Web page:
The Homebrew build environment is designed with reproducible builds as a goal where possible. Some convenience tools are also available to formula authors to help achieve deterministic builds.
Some build tools embed or record the time at which the build occurs. This can cause build artifacts to differ between repeated builds of the same sources. To avoid this issue, the Homebrew build environment sets the
SOURCE_DATE_EPOCH environment variable to the modification time of the source code for tools that consume it.
In cases where a build time must be manually set,
time is a Ruby
DateTime object containing the same timestamp as the
SOURCE_DATE_EPOCH environment variable. Methods provided by Ruby on
DateTime objects can then be used to format this time into the desired format.
system "make", "install",
Some formulae may create gzip-compressed files during their build process (for example, compressing manpages or other data files). Build machines may provide different implementations of the
gzip utility, and by default
gzip will record the modification time of the file being compressed, which usually varies depending on the build time. Thus, relying on the build machine’s
gzip utility will usually result in non-reproducible outputs being part of the build.
To avoid this issue, Homebrew provides the
Utils::Gzip.compress helper function for situations where reproducible
gzip compression is needed. This function accepts one or more paths to be compressed and places the compressed files next to the original with a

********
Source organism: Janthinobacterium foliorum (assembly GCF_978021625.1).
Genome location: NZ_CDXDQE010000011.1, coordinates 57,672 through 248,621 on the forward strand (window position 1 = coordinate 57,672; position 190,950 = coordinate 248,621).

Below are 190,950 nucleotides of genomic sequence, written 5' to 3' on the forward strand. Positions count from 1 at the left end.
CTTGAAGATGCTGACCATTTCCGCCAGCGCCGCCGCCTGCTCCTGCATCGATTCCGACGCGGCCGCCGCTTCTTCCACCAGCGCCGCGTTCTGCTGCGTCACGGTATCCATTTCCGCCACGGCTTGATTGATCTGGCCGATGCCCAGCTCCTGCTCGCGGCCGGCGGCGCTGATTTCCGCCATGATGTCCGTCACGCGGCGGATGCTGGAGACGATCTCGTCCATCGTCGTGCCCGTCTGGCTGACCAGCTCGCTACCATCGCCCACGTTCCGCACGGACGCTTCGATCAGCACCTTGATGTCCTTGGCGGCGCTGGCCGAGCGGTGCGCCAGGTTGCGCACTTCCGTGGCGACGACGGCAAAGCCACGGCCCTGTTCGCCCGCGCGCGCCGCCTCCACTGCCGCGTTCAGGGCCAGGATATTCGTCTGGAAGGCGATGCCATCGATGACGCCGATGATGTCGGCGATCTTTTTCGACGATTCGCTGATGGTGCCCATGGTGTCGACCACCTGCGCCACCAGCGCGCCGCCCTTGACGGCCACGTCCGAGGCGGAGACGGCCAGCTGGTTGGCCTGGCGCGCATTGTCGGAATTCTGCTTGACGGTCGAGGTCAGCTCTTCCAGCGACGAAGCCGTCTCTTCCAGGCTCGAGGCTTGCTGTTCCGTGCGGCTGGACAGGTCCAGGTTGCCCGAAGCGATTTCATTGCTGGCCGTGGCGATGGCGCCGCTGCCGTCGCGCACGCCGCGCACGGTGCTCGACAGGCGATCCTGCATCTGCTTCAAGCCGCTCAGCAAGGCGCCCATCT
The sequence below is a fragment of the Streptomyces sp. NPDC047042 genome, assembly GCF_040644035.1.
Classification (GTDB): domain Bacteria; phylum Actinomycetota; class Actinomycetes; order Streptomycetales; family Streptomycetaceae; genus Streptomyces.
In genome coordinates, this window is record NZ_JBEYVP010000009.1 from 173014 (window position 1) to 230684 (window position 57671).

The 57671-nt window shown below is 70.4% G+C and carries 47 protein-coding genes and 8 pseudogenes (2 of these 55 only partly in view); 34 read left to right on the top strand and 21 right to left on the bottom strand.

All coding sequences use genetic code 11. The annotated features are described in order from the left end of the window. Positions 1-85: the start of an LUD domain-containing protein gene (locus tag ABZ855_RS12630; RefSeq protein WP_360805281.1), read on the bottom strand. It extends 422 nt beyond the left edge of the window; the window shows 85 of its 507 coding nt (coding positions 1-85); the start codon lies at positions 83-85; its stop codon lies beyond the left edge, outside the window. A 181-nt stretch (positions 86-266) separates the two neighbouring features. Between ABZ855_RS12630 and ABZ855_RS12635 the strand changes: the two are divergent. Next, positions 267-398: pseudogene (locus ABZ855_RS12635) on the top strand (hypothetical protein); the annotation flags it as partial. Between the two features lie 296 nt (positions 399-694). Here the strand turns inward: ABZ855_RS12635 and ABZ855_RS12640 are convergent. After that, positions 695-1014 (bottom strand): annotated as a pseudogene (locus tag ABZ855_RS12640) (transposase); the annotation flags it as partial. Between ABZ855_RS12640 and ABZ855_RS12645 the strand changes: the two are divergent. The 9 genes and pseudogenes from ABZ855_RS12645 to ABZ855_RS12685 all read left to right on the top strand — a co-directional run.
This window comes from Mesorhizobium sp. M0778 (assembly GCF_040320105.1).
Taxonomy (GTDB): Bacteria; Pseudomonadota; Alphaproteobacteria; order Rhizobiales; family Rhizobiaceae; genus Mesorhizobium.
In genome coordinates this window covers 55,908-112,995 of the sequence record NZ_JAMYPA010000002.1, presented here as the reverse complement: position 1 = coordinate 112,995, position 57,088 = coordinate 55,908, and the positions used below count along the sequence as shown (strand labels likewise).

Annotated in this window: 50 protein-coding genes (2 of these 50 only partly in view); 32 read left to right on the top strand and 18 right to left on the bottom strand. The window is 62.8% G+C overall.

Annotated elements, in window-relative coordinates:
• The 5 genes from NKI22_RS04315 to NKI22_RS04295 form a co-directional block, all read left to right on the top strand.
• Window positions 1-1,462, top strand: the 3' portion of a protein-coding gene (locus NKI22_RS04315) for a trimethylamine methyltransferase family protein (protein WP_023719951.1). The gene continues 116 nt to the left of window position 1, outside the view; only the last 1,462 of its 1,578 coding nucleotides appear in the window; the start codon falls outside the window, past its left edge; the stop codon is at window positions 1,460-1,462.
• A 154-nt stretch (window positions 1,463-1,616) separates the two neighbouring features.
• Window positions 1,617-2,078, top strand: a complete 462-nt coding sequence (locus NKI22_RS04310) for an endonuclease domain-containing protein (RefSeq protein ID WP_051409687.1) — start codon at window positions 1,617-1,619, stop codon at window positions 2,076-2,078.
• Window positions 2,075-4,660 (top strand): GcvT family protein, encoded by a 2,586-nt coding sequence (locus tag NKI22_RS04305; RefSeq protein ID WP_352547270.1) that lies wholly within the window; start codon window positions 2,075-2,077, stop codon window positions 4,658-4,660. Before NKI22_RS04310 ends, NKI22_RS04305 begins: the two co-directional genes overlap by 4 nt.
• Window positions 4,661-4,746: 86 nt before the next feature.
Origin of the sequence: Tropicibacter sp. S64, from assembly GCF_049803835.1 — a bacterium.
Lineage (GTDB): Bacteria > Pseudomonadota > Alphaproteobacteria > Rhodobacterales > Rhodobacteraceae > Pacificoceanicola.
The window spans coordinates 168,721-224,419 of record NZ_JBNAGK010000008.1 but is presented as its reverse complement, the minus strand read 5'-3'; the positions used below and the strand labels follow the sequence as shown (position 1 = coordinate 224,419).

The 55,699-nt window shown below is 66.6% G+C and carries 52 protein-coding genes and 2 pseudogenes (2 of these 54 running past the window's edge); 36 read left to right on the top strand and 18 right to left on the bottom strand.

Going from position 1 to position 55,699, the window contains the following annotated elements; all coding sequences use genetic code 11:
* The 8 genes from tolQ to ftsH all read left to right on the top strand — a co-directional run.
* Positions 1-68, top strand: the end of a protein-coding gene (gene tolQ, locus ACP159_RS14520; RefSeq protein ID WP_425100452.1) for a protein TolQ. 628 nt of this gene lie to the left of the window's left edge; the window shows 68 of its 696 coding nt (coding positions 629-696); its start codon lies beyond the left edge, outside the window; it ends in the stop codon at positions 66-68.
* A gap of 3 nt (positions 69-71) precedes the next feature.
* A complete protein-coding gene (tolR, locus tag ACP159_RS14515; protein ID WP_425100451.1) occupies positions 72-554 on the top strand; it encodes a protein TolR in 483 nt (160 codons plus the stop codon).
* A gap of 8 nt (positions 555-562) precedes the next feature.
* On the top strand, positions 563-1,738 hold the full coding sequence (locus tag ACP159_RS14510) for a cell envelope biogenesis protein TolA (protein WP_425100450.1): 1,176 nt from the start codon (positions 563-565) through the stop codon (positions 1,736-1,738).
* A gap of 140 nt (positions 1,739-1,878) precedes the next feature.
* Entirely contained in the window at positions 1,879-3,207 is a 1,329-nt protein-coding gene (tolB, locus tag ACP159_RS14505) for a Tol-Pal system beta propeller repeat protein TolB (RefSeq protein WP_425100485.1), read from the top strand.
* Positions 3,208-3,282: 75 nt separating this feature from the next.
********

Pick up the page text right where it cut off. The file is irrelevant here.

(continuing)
.gz suffix, just like the
gzip utility does. It also returns an array of
Pathname objects which can be consumed by other methods.
system "make", "install"
system "make", "install"
Some formulae or build tools record paths specific to the build environment in configuration files or in binaries. When building redistributable bottles, Homebrew searches through the built files and replaces paths to common Homebrew locations, such as the Homebrew prefix and the Cellar, with a placeholder like
@@HOMEBREW_CELLAR@@. When bottles are installed, Homebrew expands these placeholders to the respective paths on the end user’s machine.
This allows for some bottles to be used by users that may have Homebrew installed in a non-default prefix. It also results in bit-for-bit identical bottles between platforms where the location of Homebrew is the only difference.
This search and replace process occurs automatically and does not require any additional action from formula authors to use it.